The Flash #39
The Flash #39, by writer Joshua Williamson and artist Carmine Di Giandomenico, is part one of the Perfect Storm arc, and also the 700th issue of the book. Unfortunately, DC comics decided to go with a low key celebration, rather than have a huge, milestone issue. The book is still a good read, though, mostly due to important things happening with Iris and the return of a major villain.
The main focus of the issue is on Barry trying to mend his relationship with Iris, after Thawne revealed Flash’s true identity to her in a previous arc. She is, understandably, hurt that Barry would keep such a big secret from her, but being a good reporter, she has a lot of questions. As he takes her on a tour, and explains how he works as the Flash, the audience is also treated to a “cliffs notes” version of his origins, and they even stop by the Justice League satellite base. It’s nice to see Williamson try to build this relationship back up, as it’s been an important missing ingredient in The Flash ever since the New 52 reboot. It’s unclear how long the good times will last, though, because the audience is also reminded that Barry is still keeping a secret from Iris by not telling her about her nephew Wally, who she does not remember since he came back from the Speed Force. Williamson is handling the Barry/Iris relationship very well. Iris clearly wants to forgive Barry, but she is also challenging him, and making him earn it at the same time. Even though, there is more trouble coming for these two characters, he really makes the reader want them to find a way to work it out.
The B story of the issue is Kid Flash and Avery Ho (Flash from the Justice League of China) teaming up to protect a convoy that is transporting Joseph Karver, a known associate of the Black Hole organization, which has been plaguing the speedsters for some time. Wally and Avery suspect that the transport will be attacked by his gang while he is en route to his trial. Williamson’s writing of the interaction between these two characters is fun, because Avery hasn’t seen Wally since he became Kid Flash, and they genuinely seem ecstatic at the site of each other. Hopefully, they will be teaming up more often in the future as a support team for Barry.
The pace finally picks up when Wally is called away from Iris by a voice in his head, and runs full speed into a confrontation with the Black Hole. This would have been even more exciting had the cover not given away the reveal that Grodd is the one pulling his strings. Nevertheless, this isn’t Williamson’s fault, and the idea that Grodd is back, and he has come to take the Speed Force for himself, leaves the readers wanting to immediately read the next issue.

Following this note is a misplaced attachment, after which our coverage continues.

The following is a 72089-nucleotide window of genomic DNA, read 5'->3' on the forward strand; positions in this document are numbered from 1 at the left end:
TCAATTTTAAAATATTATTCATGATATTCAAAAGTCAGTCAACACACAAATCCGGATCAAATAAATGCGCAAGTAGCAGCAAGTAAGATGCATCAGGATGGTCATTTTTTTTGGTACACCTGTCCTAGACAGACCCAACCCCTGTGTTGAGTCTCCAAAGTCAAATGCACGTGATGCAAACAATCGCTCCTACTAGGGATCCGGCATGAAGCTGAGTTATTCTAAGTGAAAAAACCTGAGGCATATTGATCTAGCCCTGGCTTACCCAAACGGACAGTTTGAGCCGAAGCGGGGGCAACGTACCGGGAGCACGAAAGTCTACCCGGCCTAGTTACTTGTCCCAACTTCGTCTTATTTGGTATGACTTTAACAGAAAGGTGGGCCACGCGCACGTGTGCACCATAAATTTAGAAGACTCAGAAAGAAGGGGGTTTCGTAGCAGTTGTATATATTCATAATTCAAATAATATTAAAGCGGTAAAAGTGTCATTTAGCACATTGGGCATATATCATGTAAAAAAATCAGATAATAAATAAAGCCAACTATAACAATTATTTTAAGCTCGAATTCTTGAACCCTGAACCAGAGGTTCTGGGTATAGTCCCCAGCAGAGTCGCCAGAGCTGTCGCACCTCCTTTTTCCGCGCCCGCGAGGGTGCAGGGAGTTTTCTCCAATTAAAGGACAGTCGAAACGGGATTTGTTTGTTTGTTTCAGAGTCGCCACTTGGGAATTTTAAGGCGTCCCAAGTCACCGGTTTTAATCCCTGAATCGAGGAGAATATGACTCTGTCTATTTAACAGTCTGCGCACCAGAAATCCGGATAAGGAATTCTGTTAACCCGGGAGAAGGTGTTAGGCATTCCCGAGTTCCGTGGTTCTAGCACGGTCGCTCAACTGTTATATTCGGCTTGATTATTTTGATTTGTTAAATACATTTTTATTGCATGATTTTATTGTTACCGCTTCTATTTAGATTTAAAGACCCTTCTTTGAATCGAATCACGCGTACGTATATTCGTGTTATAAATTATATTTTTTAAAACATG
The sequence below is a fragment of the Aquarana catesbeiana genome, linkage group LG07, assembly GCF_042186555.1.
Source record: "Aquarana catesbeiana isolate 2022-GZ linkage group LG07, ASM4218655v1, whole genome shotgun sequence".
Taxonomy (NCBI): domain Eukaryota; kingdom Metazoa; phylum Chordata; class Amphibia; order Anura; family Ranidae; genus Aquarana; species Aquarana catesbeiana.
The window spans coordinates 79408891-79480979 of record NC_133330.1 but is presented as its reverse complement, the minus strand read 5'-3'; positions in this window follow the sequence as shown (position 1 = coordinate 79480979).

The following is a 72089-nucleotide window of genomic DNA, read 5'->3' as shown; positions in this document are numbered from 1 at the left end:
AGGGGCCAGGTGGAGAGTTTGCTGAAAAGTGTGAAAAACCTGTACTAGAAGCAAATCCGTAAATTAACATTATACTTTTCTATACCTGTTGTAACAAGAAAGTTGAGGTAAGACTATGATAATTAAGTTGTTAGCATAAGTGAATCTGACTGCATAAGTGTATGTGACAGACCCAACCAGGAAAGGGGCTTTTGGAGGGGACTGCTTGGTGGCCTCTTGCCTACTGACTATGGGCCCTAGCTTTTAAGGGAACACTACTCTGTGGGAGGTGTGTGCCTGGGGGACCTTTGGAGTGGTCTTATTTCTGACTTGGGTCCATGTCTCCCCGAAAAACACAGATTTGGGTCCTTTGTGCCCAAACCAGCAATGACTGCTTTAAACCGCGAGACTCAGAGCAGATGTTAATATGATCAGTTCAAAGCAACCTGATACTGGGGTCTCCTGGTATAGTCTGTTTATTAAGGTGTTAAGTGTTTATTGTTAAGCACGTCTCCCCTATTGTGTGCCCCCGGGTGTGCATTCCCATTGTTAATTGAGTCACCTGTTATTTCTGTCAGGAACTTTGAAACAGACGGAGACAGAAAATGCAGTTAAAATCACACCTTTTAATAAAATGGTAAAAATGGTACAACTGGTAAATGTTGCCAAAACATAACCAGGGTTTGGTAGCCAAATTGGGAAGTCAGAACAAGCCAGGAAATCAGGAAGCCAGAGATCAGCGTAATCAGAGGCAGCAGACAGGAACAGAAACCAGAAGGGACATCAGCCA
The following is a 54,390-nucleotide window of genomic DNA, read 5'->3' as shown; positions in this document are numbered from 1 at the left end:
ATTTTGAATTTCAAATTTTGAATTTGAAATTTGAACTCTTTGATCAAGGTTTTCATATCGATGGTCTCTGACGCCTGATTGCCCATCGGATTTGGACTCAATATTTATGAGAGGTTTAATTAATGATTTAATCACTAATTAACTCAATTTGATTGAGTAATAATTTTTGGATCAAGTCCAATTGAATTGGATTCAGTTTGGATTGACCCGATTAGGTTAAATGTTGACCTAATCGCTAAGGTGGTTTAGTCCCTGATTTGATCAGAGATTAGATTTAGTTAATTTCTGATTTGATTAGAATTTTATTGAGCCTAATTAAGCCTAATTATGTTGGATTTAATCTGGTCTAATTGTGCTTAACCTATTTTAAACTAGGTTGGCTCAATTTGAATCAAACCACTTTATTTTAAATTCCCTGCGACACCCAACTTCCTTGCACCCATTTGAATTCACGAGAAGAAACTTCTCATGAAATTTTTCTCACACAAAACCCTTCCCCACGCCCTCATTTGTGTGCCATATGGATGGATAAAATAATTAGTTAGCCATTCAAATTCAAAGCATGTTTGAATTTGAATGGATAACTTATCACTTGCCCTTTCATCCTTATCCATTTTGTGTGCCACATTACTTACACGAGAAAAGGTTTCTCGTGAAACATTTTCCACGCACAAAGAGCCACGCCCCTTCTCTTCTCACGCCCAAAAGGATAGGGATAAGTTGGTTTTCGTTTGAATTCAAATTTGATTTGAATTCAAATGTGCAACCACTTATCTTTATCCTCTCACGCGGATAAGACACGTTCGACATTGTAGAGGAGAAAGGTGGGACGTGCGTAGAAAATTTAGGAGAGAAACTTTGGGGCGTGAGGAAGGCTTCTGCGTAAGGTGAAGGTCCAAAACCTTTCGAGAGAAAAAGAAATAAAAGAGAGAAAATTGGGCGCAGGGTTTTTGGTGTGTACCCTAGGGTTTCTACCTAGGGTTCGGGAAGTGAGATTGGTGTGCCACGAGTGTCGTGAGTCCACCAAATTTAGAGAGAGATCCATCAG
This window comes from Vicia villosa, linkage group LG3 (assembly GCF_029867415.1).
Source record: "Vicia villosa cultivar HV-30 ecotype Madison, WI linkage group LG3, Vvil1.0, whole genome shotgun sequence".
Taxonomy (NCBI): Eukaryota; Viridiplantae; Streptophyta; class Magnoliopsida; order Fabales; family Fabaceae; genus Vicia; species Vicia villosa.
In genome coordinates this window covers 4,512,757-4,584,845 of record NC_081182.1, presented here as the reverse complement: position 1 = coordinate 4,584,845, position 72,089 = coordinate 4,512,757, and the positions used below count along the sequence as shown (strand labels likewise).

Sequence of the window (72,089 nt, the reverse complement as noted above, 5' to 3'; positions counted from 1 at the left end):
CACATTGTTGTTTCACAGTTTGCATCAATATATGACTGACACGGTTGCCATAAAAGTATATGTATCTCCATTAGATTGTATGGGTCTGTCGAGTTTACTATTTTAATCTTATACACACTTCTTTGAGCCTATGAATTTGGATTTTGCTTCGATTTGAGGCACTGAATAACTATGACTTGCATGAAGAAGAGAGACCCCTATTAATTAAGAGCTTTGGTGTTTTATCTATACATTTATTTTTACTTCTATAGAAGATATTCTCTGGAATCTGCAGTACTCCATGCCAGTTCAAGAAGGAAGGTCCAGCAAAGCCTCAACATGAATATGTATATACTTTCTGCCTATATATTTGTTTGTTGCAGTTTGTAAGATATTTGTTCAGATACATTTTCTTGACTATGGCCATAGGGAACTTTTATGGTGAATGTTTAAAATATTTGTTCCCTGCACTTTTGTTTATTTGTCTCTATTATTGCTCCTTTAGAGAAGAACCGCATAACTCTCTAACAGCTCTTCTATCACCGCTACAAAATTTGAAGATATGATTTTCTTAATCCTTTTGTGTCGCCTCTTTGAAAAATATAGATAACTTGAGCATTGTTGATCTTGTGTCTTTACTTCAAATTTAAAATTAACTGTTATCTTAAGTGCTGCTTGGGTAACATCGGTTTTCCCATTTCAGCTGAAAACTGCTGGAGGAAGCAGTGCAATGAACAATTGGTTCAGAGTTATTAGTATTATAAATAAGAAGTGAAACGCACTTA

The art this issue, provided by Di Giandomenico, is fantastic, and it is definitely the highlight of the book. The Flash hasn’t had such kinetic art since Francis Manapul left, so hopefully, he is locked down for the long haul. This character should never be without an artist that can make him always look in-motion, the way Di Giandomenico does. He is also backed up by the amazing colors of Ivan Plascencia, who really manages to make the lightning flowing off the speedsters pop.
In the end, this was not the most exciting, or satisfying, 700th issue that could have been provided to the readers, but it does seem to be kicking off a story arc of epic proportions. With the Black Hole gang being led by Grodd, Barry will need the full support of the Flash family to fight off a group of villains that would each pose a major threat to him on their own. It would have been nice to have Grodd remain a secret until the end of the issue, but DC has to sell books, and a cover showing Barry and Iris having an intimate conversation wouldn’t do that nearly as well as an image of Grodd attacking the Flash.